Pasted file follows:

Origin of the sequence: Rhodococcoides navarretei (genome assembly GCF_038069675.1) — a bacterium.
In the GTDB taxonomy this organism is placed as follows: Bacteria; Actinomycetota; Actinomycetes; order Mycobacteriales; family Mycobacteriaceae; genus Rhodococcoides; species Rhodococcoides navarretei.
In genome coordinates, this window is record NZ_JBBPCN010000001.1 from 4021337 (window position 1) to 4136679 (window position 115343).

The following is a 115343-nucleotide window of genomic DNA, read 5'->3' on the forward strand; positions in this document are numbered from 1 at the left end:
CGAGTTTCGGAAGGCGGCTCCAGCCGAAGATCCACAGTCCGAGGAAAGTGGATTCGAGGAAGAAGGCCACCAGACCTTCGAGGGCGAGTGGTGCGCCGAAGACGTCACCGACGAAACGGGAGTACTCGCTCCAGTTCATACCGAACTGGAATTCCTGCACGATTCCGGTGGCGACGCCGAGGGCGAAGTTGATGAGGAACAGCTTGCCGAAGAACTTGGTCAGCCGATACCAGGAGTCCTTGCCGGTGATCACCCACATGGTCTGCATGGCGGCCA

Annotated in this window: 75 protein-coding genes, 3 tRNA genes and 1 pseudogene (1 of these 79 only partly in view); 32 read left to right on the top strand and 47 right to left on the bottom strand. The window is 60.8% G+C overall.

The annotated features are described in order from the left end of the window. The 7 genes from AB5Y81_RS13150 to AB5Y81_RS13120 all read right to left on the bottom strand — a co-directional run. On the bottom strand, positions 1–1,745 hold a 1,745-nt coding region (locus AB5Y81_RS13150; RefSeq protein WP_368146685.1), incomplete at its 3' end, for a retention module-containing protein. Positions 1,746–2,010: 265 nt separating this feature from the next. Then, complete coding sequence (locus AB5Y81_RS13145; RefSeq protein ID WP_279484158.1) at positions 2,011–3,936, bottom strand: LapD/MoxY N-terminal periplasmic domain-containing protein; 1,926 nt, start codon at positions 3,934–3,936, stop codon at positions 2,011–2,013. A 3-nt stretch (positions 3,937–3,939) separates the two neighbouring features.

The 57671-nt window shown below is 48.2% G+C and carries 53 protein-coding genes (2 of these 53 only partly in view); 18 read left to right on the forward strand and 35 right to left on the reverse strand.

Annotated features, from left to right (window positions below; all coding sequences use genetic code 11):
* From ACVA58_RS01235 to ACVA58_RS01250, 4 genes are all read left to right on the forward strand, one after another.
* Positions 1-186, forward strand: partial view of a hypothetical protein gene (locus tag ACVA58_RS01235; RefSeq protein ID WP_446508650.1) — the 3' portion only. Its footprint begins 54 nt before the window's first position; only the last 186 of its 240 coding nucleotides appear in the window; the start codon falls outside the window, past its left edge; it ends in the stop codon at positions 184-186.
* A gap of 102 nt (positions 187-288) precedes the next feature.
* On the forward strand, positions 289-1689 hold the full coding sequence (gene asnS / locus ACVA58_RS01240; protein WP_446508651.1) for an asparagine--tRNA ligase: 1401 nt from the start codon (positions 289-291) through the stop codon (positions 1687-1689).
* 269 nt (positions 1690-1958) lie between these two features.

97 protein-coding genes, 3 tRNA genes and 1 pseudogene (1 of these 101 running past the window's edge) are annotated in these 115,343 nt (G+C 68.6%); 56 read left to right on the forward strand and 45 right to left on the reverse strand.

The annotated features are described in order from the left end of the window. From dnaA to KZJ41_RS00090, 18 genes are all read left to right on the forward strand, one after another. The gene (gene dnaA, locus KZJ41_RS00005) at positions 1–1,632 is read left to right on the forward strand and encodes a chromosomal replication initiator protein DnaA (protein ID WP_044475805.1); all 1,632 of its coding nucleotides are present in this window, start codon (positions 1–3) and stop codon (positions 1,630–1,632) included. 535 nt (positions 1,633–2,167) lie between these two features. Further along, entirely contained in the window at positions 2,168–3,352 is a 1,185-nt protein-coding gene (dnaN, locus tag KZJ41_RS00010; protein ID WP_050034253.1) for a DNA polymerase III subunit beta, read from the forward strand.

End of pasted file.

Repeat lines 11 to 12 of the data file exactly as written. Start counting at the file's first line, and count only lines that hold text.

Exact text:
* Positions 1-186, forward strand: partial view of a hypothetical protein gene (locus tag ACVA58_RS01235; RefSeq protein ID WP_446508650.1) — the 3' portion only. Its footprint begins 54 nt before the window's first position; only the last 186 of its 240 coding nucleotides appear in the window; the start codon falls outside the window, past its left edge; it ends in the stop codon at positions 184-186.
* A gap of 102 nt (positions 187-288) precedes the next feature.